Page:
TO WALTER WILSON.
December 16, 1822.
Dear Wilson,—Lightning I was going to call you. You must have thought me negligent in not answering your letter sooner. But I have a habit of never writing letters but at the office; ’tis so much time cribbed out of the Company; and I am but just got out of the thick of a tea-sale, in which most of the entry of notes, deposits, etc., usually falls to my share.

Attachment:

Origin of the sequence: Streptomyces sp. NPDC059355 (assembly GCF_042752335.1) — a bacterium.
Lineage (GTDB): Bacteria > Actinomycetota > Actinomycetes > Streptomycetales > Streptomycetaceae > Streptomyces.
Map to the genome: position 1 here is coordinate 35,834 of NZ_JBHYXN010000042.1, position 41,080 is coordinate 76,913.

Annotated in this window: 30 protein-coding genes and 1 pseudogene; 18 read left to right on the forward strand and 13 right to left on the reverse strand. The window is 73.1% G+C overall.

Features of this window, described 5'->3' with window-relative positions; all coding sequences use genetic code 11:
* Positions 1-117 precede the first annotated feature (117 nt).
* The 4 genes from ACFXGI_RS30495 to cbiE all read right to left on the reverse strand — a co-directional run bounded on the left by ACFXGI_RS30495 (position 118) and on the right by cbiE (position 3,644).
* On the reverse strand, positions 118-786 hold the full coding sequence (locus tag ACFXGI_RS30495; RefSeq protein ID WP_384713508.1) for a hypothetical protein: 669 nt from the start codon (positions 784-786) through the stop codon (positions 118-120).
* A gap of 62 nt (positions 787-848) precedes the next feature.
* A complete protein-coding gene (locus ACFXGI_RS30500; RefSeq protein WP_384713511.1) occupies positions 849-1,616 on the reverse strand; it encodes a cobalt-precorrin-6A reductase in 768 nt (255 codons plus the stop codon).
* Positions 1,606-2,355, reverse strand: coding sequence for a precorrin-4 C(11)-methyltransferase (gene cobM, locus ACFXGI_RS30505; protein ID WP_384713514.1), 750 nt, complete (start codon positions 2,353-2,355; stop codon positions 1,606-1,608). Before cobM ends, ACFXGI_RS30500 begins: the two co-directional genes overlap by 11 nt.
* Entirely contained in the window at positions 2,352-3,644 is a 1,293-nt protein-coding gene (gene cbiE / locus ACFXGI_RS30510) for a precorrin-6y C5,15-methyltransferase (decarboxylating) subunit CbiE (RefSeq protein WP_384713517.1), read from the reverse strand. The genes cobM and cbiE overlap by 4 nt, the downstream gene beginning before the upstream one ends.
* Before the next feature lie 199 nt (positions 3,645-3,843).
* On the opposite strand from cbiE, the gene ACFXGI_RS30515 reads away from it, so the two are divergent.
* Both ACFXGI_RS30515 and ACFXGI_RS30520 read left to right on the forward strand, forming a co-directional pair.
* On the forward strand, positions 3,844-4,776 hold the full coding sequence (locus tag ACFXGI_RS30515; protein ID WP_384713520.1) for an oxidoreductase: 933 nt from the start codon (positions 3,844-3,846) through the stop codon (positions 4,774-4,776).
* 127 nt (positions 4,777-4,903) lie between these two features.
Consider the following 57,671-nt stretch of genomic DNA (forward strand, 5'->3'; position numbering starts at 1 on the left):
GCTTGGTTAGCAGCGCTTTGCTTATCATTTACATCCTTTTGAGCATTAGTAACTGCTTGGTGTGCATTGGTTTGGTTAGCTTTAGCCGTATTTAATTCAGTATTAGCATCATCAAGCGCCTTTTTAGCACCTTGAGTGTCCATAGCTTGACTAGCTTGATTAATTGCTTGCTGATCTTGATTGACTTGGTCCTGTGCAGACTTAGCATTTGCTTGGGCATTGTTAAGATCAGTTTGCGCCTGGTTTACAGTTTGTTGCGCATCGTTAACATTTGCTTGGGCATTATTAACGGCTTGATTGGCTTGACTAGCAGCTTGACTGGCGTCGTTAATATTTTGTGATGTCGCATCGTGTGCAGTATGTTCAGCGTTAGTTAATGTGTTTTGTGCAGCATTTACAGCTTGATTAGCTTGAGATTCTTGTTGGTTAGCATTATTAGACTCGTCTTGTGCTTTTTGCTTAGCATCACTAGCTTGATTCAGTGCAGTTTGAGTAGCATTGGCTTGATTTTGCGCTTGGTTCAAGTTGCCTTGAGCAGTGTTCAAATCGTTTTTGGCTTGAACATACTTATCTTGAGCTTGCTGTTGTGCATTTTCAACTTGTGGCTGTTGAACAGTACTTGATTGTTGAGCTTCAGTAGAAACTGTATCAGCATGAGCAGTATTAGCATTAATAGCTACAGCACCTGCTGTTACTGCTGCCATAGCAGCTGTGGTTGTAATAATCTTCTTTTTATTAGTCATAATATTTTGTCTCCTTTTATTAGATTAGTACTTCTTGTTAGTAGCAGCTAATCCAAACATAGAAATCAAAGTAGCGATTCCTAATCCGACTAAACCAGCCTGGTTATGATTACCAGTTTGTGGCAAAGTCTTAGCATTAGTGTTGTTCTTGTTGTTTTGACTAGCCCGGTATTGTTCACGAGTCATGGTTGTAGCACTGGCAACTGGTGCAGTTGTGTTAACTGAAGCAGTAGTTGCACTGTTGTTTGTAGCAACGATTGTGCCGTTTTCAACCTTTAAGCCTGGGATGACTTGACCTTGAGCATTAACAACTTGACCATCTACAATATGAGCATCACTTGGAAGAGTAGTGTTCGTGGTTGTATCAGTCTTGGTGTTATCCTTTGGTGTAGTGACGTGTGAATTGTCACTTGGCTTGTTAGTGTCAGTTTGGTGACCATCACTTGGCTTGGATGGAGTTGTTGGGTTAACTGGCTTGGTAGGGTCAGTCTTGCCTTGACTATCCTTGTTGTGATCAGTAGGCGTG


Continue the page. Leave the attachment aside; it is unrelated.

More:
I have nothing of De Foe’s but two or three novels and the “Plague History.”  I can give you no information about him. As a slight general character of what I remember of them (for I have not looked into them latterly), I would say that in the appearance of truth, in all the incidents and conversations that occur in them, they exceed any works of fiction I am acquainted with. It is perfect illusion. The author never appears in these self-narratives (for so they ought to be called, or rather auto-biographies), but the narrator chains us down to an implicit belief in everything he says. There is all the minute detail of a log-book in it. Dates are painfully pressed upon the memory. Facts are repeated over and over in varying phrases, till you cannot choose but believe them. It is like reading evidence given in a court of justice. So anxious the story-teller seems that the truth should be clearly comprehended that when he has told us a matter of fact or a motive, in a line or two farther down he repeats it with his favorite figure of speech, “I say” so and so, though he had made it abundantly plain before. This is in imitation of the common people’s way of speaking, or rather of the way in which they are addressed by a master or mistress who wishes to impress something upon their memories, and has a wonderful effect upon matter-of-fact readers. Indeed, it is to such principally that he writes. His style is everywhere beautiful, but plain and homely. “Robinson Crusoe” is delightful to all ranks and classes; but it is easy to see that it is written in phraseology peculiarly adapted to the lower conditions of readers,—hence it is an especial favorite with seafaring men, poor boys, servant-maids, etc. His novels are capital kitchen-reading, while they are worthy, from their deep interest, to find a shelf in the libraries of the wealthiest and the most learned. His passion for matter-of-fact narrative sometimes betrayed him into a long relation of common incidents, which might happen to any man, and have no interest but the intense appearance of truth in them, to recommend them. The whole latter half or two-thirds of “Colonel Jack” is of this description. The beginning of “Colonel Jack” is the most affecting natural picture of a young thief that was ever drawn. His losing the stolen money in the hollow of a tree, and finding it again when he was in despair, and then being in